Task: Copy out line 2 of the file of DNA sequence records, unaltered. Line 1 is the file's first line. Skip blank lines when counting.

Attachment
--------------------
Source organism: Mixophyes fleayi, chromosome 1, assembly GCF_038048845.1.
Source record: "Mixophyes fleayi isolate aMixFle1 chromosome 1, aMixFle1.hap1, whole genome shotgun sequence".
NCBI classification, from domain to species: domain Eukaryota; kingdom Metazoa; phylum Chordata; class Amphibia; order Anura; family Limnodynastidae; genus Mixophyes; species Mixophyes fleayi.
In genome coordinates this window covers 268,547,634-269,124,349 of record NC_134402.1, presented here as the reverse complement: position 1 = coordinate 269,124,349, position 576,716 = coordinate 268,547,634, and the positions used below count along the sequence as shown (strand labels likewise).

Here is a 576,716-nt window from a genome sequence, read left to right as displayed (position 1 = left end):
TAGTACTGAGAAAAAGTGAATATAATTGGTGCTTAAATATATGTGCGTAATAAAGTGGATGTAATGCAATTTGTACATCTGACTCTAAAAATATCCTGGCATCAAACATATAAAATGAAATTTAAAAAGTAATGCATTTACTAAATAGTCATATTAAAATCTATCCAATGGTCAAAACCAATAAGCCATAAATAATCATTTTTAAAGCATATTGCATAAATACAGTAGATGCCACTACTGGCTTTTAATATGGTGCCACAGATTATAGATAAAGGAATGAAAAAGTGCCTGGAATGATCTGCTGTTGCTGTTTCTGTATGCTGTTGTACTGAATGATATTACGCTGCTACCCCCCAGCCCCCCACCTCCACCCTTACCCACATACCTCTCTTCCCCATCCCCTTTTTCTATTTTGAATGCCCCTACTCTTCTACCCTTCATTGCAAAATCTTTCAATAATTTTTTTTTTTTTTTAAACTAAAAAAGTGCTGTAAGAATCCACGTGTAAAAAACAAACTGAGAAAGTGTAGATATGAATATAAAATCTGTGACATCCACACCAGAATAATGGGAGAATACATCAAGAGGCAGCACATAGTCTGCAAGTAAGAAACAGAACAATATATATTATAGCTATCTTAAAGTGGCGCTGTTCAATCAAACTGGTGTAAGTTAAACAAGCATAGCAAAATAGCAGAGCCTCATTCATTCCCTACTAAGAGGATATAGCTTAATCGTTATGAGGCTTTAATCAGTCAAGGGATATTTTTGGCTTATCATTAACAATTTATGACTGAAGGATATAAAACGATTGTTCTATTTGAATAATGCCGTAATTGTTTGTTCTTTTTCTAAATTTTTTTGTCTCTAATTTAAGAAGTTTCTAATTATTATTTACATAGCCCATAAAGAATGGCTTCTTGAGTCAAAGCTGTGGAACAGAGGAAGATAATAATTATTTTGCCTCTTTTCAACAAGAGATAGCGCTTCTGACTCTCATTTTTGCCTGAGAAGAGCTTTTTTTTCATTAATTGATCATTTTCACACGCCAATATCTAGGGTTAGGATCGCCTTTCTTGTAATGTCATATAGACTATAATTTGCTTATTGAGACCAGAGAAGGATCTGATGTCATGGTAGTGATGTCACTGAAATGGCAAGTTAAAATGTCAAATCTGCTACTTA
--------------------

Source record: "Mixophyes fleayi isolate aMixFle1 chromosome 1, aMixFle1.hap1, whole genome shotgun sequence".